Play 3D chess against friends or challenge the AI using the Lewis Chessmen pieces.

The pieces

Pair of original Kings & Queens, British Museum

Lewis Chessmen pieces
Queen and Warder (rook)

A Berserker (Rook) denoted by the way this figure is biting the rim of his shield.

Collection of Bishops.

The Lewis chessmen or Uig chessmen, named after the island or the bay where they were found, are a group of distinctive 12th-century chess pieces, along with other game pieces. Discovered in 1831 on Lewis in the Outer Hebrides of Scotland, they may constitute some of the few complete, surviving medieval chess sets, although it is not clear if a set as originally made can be assembled from the pieces. When found, the hoard contained 93 artifacts: 78 chess pieces, 14 tablemen and one belt buckle. Today, 82 pieces are owned and usually exhibited by the British Museum in London, and the remaining 11 are at the National Museum of Scotland in Edinburgh.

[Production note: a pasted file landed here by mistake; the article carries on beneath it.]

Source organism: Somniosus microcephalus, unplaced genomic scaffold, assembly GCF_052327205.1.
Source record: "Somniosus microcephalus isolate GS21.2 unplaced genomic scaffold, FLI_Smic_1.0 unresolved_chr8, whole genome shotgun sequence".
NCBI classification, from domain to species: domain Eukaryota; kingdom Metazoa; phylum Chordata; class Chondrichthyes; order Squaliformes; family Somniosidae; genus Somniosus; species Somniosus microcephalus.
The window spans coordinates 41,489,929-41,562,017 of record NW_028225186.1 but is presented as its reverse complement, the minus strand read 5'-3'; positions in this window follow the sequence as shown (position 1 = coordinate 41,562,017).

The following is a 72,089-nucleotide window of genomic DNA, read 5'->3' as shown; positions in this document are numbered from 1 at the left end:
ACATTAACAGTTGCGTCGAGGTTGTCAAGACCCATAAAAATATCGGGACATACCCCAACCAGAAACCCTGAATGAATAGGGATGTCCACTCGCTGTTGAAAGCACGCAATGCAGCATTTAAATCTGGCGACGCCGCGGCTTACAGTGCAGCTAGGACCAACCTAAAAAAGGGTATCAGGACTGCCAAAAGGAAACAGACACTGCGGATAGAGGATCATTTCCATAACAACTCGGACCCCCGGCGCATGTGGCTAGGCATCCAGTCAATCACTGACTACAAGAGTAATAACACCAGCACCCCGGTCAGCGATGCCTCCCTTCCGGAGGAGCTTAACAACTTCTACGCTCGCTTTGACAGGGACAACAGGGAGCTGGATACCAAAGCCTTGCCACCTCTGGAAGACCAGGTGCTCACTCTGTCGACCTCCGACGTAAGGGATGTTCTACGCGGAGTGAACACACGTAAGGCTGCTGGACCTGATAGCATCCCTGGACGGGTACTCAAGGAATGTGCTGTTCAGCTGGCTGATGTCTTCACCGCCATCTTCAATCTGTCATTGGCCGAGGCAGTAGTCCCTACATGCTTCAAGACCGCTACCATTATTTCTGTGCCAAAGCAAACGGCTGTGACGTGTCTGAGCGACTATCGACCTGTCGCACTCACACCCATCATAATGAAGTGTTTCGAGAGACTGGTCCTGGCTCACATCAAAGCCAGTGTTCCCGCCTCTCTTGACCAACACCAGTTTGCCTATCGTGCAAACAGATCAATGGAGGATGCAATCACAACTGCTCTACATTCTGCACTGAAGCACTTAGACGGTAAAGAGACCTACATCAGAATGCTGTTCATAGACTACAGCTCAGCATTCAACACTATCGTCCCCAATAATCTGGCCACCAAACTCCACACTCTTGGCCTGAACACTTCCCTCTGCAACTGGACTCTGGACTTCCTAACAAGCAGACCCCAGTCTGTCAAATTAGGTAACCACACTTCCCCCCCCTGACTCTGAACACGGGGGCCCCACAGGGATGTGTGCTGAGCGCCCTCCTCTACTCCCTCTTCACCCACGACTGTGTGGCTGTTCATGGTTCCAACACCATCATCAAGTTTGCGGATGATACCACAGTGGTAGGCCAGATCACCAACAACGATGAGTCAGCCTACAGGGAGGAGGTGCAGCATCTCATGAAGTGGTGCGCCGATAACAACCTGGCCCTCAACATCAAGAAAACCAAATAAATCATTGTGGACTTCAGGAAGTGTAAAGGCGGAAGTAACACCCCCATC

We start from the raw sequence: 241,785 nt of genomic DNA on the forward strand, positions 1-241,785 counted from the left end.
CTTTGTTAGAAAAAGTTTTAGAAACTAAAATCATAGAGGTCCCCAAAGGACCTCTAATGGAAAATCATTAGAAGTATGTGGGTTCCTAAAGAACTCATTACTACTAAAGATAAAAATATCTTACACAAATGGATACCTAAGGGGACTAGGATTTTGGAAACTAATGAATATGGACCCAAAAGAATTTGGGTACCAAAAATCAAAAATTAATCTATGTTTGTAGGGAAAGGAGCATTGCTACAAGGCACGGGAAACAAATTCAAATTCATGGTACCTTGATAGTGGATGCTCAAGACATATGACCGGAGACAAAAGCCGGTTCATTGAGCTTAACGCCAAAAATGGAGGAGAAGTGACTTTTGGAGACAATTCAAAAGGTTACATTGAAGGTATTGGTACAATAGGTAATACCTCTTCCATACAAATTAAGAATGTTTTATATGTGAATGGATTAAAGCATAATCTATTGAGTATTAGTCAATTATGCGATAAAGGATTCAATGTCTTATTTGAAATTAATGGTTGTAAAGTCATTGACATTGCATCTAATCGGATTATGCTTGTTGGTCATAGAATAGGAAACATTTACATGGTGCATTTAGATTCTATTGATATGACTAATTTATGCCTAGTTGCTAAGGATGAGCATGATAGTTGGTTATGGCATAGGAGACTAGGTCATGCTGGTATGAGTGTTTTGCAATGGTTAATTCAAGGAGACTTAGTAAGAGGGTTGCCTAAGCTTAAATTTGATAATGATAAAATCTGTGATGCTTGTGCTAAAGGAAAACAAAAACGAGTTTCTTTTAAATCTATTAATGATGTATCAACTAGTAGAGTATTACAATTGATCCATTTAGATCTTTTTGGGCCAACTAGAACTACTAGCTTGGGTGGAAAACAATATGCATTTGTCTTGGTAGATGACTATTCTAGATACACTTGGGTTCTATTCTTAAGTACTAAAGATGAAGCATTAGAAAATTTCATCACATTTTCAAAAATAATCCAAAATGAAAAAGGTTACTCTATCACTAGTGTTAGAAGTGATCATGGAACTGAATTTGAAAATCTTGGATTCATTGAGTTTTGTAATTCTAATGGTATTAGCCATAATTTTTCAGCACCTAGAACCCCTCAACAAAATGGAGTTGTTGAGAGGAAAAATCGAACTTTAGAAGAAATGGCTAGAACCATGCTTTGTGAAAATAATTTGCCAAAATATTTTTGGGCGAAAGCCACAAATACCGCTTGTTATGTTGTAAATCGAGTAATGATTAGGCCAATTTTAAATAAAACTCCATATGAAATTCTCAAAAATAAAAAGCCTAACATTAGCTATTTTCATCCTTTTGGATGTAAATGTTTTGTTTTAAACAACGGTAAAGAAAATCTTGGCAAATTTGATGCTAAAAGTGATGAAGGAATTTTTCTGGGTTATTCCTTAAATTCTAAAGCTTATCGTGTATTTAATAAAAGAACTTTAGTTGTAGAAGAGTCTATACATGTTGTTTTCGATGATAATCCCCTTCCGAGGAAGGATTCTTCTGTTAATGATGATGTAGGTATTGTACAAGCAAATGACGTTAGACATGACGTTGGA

Almost all of the pieces in the collection are carved from walrus ivory, with a few made instead from whale teeth. The 79 chess pieces consist of eight kings, eight queens, 16 bishops, 15 knights, 13 rooks and 19 pawns. The heights of the pawns range from 3.5 to 5.8 cm, while the other pieces are between 7 and 10.2 cm. Although there are 19 pawns (a complete set requires 16), they have the greatest range of sizes of all the pieces, which has suggested that the 79 chess pieces might belong to at least five sets. All the pieces are sculptures of human figures, with the exception of the pawns, which are smaller, geometric shapes.

The knights are mounted on rather diminutive horses suitable to the time and are shown holding spears and shields. The rooks are standing soldiers or "warders" holding shields and swords; four of the rooks are shown as wild-eyed berserkers biting their shields with battle fury. Some pieces bore traces of red stain when found, possibly indicating that red and white were used to distinguish the two sides, rather than the black and white used in modern chess.

Collection of Warders (Rooks)


A couple of different Knight pieces, Note the short horses